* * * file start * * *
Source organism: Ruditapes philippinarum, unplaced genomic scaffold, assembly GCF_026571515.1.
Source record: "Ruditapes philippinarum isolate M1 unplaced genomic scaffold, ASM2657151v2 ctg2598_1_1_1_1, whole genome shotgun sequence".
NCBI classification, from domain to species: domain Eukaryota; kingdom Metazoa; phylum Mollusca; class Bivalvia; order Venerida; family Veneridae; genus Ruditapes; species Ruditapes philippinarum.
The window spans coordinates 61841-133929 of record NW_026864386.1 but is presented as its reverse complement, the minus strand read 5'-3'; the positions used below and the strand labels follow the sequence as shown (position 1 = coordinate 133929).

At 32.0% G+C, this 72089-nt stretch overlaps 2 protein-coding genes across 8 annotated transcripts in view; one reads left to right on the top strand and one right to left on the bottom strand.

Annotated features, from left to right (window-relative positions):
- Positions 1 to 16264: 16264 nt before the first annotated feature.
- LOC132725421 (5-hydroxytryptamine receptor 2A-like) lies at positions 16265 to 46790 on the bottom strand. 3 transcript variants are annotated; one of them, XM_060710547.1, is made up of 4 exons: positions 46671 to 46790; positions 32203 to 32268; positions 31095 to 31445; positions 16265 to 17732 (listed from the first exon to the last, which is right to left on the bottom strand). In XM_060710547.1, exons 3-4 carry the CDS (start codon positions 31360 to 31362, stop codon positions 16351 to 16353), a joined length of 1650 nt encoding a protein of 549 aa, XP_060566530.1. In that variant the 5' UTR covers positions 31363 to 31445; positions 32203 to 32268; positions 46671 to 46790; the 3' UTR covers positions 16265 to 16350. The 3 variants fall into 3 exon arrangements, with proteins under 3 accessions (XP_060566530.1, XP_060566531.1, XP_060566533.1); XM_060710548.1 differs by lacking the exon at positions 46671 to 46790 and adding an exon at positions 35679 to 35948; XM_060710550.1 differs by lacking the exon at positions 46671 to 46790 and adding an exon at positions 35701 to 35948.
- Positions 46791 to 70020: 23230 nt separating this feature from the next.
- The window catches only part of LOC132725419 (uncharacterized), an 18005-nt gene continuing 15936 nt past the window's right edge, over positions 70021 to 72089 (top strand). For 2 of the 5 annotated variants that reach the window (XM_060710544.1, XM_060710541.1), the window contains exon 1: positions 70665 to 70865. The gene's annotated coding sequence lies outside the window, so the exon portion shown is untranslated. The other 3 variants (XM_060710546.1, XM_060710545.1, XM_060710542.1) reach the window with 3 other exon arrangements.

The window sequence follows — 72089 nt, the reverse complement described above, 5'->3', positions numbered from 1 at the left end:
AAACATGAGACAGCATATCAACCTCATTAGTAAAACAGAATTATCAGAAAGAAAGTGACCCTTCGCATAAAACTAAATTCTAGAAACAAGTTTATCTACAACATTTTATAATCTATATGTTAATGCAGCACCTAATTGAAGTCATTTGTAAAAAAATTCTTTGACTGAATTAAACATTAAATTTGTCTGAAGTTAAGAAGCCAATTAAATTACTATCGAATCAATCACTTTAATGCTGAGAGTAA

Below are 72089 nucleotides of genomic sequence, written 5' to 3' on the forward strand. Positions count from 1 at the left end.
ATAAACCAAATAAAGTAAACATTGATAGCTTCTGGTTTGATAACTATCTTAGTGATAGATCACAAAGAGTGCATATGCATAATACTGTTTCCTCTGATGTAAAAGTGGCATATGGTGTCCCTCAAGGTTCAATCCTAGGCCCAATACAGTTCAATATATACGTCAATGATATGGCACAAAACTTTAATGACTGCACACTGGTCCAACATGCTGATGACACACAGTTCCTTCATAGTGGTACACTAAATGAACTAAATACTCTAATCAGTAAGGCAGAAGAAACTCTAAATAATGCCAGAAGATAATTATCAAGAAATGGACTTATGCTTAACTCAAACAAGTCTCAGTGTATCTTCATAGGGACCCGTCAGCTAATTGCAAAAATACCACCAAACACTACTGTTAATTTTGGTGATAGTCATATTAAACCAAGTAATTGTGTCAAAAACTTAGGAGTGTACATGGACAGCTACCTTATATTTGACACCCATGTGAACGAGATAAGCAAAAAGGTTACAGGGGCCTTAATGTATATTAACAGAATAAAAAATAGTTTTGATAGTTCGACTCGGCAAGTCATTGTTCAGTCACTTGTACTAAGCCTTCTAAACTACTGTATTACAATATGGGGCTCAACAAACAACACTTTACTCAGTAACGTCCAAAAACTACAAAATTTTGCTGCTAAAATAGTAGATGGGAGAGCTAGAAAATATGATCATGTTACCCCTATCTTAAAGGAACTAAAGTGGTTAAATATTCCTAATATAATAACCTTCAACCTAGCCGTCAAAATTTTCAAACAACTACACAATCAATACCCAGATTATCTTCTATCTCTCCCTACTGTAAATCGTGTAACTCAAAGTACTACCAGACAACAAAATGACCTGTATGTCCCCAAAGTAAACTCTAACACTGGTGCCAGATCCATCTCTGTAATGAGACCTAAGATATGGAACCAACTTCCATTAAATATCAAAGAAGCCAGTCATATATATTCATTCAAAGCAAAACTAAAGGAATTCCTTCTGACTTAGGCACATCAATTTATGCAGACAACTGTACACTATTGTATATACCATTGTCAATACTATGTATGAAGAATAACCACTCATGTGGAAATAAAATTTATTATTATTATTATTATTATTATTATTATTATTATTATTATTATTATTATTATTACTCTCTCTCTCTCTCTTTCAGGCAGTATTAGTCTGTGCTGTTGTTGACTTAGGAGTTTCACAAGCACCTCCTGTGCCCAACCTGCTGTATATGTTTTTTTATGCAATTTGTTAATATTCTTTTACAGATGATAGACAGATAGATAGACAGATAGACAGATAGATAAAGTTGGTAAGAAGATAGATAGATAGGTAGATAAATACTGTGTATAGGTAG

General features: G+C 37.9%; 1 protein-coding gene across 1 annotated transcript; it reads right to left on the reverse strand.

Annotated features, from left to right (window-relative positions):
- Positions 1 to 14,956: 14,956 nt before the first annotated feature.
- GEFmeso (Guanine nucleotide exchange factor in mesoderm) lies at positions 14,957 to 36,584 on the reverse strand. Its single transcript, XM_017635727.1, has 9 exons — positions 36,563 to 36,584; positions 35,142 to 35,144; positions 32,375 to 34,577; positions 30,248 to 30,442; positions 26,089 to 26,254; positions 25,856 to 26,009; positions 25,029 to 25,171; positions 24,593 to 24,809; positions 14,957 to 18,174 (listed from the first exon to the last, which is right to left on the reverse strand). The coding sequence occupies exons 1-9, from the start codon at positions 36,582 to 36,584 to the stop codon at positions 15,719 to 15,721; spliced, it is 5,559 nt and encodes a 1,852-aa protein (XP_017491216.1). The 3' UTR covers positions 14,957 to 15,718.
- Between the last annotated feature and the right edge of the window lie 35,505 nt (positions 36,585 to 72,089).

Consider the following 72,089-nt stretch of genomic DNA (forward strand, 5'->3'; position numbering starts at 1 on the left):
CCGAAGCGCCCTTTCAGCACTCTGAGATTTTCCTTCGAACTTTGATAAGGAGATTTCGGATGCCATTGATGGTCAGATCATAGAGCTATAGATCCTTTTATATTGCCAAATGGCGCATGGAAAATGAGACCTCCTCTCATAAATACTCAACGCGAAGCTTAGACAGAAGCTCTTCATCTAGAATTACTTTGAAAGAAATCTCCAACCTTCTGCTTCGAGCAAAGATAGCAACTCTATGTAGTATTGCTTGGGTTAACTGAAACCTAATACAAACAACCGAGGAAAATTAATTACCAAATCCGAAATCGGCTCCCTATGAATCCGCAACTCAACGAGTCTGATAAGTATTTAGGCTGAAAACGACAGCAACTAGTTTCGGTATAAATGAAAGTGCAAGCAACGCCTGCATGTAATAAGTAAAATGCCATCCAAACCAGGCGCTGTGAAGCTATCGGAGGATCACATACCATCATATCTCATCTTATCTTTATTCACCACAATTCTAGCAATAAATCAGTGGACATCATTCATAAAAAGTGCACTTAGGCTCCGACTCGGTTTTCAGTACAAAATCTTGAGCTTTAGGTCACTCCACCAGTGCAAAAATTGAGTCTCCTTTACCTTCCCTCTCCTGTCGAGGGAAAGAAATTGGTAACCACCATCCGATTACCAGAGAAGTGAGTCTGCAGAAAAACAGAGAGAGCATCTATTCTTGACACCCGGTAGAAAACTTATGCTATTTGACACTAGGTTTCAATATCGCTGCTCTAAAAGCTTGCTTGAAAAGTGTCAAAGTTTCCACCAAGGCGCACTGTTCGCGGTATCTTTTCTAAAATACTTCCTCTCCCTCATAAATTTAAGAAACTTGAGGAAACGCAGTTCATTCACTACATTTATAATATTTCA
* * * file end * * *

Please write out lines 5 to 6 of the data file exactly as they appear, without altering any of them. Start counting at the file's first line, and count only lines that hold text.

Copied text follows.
At 32.0% G+C, this 72089-nt stretch overlaps 2 protein-coding genes across 8 annotated transcripts in view; one reads left to right on the top strand and one right to left on the bottom strand.

Annotated features, from left to right (window-relative positions):